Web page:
A criterion-referenced assessment also allows the teacher to clearly define the objectives and goals for the students and create instructional ladders or steps for each student to reach those expectations. The teacher should make the goals as obvious as possible and note their importance. Teachers should also provide their students with an understanding of criterion-referenced tests if they are unaccustomed to taking them. Once the goal is clearly understood by the students, they can assist in the development and implementation of instructional activities. In essence, they will know where they are and where they have to be to reach mastery, so it becomes a matter of connecting the dots.
A criterion-referenced assessment may not work in every situation. On a true criterion-referenced exam, all of the students may fail or they may all earn a perfect score. In the simplest terms, the students either make it to proficiency or they do not.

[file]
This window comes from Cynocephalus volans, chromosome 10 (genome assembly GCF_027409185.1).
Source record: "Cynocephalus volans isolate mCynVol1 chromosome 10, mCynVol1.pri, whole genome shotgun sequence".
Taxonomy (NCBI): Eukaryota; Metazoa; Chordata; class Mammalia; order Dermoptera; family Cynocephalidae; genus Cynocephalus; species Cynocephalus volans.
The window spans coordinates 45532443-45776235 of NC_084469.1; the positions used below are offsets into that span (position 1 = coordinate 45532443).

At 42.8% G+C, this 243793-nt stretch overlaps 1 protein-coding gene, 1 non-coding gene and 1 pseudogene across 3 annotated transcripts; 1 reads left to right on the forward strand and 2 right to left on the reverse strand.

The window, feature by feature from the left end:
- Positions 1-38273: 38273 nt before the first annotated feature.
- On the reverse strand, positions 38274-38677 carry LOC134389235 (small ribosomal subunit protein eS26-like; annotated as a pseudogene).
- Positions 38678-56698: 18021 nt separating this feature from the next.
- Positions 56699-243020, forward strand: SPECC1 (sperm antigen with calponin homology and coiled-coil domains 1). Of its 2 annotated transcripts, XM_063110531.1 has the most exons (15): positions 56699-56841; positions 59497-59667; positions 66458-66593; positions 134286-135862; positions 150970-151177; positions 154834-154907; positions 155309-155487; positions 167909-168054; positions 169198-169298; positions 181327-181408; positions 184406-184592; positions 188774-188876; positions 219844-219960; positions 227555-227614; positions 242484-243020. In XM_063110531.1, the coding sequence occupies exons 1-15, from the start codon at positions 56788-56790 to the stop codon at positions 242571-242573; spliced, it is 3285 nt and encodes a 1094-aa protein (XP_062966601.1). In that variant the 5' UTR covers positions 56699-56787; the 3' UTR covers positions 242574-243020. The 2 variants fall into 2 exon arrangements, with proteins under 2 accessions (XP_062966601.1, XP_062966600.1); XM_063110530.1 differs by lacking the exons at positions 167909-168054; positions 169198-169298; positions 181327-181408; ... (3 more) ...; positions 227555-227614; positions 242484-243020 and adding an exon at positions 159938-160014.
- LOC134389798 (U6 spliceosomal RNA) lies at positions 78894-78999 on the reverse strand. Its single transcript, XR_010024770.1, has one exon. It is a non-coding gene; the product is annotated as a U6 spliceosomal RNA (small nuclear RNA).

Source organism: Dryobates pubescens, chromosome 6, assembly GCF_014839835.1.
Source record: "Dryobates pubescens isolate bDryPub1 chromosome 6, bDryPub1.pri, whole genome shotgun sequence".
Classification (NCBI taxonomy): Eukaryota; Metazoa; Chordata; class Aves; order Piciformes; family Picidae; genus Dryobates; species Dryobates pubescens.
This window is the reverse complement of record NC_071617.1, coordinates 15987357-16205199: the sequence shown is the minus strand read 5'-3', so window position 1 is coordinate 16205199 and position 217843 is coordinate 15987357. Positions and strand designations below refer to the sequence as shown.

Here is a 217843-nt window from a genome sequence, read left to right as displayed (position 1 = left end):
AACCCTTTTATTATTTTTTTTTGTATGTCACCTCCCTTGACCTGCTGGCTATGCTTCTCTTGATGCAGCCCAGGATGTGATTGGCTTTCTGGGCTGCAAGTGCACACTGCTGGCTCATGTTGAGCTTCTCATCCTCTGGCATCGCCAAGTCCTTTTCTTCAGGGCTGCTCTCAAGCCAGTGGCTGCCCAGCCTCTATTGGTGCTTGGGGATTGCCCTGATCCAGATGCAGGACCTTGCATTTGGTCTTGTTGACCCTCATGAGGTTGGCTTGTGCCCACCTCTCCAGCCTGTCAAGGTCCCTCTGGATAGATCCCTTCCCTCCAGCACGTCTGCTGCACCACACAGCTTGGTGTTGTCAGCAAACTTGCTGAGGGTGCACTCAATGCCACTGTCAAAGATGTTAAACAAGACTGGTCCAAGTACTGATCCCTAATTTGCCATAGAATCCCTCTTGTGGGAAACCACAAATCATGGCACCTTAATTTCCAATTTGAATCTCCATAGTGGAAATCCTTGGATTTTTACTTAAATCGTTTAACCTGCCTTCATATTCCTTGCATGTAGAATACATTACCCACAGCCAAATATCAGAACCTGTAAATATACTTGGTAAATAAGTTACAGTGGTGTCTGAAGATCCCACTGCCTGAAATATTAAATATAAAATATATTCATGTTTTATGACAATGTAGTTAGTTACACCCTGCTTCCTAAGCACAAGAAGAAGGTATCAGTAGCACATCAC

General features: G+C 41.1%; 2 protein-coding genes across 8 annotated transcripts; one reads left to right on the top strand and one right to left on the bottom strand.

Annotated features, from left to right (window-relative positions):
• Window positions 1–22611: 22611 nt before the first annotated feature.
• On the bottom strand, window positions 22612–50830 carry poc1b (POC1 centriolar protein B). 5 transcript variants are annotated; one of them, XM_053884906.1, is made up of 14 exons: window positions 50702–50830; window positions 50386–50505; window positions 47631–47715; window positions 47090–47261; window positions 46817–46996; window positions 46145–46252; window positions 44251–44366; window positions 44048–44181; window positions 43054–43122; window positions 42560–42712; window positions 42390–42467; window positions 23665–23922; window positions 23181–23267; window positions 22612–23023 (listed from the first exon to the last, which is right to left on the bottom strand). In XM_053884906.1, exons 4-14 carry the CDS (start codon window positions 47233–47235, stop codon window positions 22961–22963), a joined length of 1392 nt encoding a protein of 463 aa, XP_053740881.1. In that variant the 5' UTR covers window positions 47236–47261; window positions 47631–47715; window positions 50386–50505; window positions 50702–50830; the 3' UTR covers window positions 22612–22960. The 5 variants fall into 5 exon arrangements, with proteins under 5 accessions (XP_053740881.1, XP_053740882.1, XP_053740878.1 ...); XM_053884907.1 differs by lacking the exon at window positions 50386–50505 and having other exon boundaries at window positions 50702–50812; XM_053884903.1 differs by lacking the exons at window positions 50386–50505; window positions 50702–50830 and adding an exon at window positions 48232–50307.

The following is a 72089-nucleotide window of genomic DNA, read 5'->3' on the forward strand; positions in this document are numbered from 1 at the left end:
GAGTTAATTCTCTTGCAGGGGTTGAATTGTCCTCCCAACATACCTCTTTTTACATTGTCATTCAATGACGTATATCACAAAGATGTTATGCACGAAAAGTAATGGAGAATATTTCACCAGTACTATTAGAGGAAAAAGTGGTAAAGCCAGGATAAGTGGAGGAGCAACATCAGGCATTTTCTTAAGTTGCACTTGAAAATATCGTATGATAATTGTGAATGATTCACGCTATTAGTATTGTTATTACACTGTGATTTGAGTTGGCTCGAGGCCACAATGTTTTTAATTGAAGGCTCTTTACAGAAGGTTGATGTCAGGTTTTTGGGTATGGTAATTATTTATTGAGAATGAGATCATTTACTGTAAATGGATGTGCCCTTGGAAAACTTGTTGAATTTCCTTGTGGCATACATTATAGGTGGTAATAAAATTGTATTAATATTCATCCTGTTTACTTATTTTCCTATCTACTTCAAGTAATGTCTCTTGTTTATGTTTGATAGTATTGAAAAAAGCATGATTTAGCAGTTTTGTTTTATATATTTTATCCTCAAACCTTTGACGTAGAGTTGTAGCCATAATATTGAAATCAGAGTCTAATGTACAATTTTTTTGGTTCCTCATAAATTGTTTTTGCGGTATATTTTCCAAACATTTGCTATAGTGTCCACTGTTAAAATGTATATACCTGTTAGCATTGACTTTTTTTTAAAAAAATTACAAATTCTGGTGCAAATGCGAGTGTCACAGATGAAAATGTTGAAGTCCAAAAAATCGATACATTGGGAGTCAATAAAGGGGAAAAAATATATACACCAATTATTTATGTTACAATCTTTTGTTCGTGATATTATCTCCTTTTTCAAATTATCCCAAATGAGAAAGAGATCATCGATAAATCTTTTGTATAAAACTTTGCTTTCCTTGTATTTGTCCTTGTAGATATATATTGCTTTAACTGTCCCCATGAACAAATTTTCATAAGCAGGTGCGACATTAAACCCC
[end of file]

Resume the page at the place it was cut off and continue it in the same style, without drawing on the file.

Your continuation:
A norm-referenced assessment, which is also known as a cohort-referenced assessment, does not measure student success against a defined standard or criteria, but against the achievement of the other students who took the test. This is also known as “grading on the curve” or “curving” the test results. When curving the test results, the top scoring students always get an “A” (or some other indication of a high mark) and the rest of the students receive scores based on how well they scored on the assessment relative to the top scoring students. That way, no matter how well or poorly the students demonstrated achievement, a set number or percentage of the students, such as 15% of the class, will always score an “A,” a set number or percentage will receive a “B,” and so on. Thus, the results of norm-referenced assessments rank students in comparison to other students who took the same test. The IQ test is one of the best known norm-referenced assessments.